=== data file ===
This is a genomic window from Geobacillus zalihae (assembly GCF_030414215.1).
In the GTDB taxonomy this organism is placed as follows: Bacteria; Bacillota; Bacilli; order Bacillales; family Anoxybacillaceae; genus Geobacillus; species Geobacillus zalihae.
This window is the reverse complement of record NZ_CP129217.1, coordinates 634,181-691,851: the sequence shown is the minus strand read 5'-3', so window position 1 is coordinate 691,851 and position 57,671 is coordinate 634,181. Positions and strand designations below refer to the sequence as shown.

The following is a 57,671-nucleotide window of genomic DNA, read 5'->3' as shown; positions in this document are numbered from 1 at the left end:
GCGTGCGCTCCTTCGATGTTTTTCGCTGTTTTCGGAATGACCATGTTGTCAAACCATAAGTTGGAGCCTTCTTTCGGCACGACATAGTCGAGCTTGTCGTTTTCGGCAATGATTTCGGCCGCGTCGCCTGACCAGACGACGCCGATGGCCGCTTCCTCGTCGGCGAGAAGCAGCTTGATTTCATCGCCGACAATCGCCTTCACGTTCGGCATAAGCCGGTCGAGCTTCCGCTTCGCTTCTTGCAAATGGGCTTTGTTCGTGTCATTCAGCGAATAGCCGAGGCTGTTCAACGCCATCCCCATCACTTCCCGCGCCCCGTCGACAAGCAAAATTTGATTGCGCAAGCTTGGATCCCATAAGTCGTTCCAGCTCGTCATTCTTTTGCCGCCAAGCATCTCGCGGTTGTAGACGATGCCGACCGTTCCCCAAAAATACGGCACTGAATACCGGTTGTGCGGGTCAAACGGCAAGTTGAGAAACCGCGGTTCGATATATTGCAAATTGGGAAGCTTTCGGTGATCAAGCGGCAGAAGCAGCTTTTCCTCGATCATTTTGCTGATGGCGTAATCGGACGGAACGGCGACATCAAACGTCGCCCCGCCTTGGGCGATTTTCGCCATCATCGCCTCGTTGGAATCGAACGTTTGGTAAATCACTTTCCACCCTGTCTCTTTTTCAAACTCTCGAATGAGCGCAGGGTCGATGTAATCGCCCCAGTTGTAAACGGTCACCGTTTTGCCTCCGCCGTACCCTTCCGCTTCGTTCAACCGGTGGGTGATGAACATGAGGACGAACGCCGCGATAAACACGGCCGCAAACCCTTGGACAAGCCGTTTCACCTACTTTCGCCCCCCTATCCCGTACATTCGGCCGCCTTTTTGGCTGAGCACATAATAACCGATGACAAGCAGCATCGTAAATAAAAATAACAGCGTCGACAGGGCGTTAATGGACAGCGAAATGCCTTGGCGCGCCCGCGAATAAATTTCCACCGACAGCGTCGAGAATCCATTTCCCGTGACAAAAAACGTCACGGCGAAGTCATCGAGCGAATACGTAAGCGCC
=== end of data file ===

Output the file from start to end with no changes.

This is a genomic window from Geobacillus zalihae (assembly GCF_030414215.1).
In the GTDB taxonomy this organism is placed as follows: Bacteria; Bacillota; Bacilli; order Bacillales; family Anoxybacillaceae; genus Geobacillus; species Geobacillus zalihae.
This window is the reverse complement of record NZ_CP129217.1, coordinates 634,181-691,851: the sequence shown is the minus strand read 5'-3', so window position 1 is coordinate 691,851 and position 57,671 is coordinate 634,181. Positions and strand designations below refer to the sequence as shown.

The following is a 57,671-nucleotide window of genomic DNA, read 5'->3' as shown; positions in this document are numbered from 1 at the left end:
GCGTGCGCTCCTTCGATGTTTTTCGCTGTTTTCGGAATGACCATGTTGTCAAACCATAAGTTGGAGCCTTCTTTCGGCACGACATAGTCGAGCTTGTCGTTTTCGGCAATGATTTCGGCCGCGTCGCCTGACCAGACGACGCCGATGGCCGCTTCCTCGTCGGCGAGAAGCAGCTTGATTTCATCGCCGACAATCGCCTTCACGTTCGGCATAAGCCGGTCGAGCTTCCGCTTCGCTTCTTGCAAATGGGCTTTGTTCGTGTCATTCAGCGAATAGCCGAGGCTGTTCAACGCCATCCCCATCACTTCCCGCGCCCCGTCGACAAGCAAAATTTGATTGCGCAAGCTTGGATCCCATAAGTCGTTCCAGCTCGTCATTCTTTTGCCGCCAAGCATCTCGCGGTTGTAGACGATGCCGACCGTTCCCCAAAAATACGGCACTGAATACCGGTTGTGCGGGTCAAACGGCAAGTTGAGAAACCGCGGTTCGATATATTGCAAATTGGGAAGCTTTCGGTGATCAAGCGGCAGAAGCAGCTTTTCCTCGATCATTTTGCTGATGGCGTAATCGGACGGAACGGCGACATCAAACGTCGCCCCGCCTTGGGCGATTTTCGCCATCATCGCCTCGTTGGAATCGAACGTTTGGTAAATCACTTTCCACCCTGTCTCTTTTTCAAACTCTCGAATGAGCGCAGGGTCGATGTAATCGCCCCAGTTGTAAACGGTCACCGTTTTGCCTCCGCCGTACCCTTCCGCTTCGTTCAACCGGTGGGTGATGAACATGAGGACGAACGCCGCGATAAACACGGCCGCAAACCCTTGGACAAGCCGTTTCACCTACTTTCGCCCCCCTATCCCGTACATTCGGCCGCCTTTTTGGCTGAGCACATAATAACCGATGACAAGCAGCATCGTAAATAAAAATAACAGCGTCGACAGGGCGTTAATGGACAGCGAAATGCCTTGGCGCGCCCGCGAATAAATTTCCACCGACAGCGTCGAGAATCCATTTCCCGTGACAAAAAACGTCACGGCGAAGTCATCGAGCGAATACGTAAGCGCC